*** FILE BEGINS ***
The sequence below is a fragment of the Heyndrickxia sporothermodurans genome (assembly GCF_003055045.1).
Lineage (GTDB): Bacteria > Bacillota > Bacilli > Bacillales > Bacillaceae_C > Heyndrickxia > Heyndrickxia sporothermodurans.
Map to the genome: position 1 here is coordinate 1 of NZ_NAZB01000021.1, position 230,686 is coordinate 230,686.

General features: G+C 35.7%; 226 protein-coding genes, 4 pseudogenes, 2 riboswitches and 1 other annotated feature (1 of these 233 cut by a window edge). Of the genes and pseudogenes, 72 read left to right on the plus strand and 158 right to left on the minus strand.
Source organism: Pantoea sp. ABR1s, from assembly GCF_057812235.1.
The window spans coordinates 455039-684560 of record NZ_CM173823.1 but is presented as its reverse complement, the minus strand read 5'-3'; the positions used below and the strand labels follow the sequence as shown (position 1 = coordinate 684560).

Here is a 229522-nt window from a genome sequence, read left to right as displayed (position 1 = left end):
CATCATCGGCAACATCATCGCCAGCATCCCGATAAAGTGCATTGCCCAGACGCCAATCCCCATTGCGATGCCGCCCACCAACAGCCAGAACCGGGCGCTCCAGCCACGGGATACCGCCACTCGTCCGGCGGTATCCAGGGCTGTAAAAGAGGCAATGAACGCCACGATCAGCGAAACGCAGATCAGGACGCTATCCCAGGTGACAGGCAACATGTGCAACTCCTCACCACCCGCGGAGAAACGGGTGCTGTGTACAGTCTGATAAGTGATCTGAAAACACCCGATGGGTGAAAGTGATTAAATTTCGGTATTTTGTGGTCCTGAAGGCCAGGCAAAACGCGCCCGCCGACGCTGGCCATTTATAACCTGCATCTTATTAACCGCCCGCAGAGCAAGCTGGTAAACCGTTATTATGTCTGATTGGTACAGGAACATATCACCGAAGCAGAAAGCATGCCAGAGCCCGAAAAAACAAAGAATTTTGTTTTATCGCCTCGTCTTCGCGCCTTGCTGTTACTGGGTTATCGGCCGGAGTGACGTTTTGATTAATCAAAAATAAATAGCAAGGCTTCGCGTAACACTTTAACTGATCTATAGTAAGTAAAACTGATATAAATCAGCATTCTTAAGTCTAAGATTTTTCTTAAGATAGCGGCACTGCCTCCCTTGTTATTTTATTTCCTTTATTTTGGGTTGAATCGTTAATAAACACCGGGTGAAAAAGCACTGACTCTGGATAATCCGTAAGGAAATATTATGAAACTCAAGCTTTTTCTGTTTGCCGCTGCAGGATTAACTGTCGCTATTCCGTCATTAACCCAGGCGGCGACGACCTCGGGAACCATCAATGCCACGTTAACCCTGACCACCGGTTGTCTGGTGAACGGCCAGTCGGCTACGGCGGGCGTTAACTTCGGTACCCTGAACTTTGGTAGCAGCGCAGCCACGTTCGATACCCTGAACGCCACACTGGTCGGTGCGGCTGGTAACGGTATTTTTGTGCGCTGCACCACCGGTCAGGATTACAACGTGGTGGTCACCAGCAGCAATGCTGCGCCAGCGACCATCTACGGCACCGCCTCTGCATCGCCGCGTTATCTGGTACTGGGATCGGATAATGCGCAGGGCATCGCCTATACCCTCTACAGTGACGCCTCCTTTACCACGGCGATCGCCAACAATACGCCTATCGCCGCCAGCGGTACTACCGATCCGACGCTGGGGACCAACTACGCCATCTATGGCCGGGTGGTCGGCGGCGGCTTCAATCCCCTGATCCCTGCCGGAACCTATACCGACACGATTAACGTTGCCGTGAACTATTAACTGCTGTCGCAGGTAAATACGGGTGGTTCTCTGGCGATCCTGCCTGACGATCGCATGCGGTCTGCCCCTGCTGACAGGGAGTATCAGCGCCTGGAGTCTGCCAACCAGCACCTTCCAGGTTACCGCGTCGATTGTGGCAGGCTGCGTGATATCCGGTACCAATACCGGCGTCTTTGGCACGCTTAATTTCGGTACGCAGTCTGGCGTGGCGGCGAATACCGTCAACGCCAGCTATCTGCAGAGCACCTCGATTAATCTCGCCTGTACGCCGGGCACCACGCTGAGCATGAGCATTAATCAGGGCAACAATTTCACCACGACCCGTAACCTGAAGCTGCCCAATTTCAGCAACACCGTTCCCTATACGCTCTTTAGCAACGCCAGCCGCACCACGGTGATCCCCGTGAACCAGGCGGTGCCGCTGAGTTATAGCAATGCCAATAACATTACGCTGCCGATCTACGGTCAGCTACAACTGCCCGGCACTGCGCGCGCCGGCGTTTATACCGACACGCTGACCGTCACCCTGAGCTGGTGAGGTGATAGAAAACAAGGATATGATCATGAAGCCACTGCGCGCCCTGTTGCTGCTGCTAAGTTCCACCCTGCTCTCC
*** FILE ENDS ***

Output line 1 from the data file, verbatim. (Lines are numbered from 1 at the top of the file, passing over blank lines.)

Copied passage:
The sequence below is a fragment of the Heyndrickxia sporothermodurans genome (assembly GCF_003055045.1).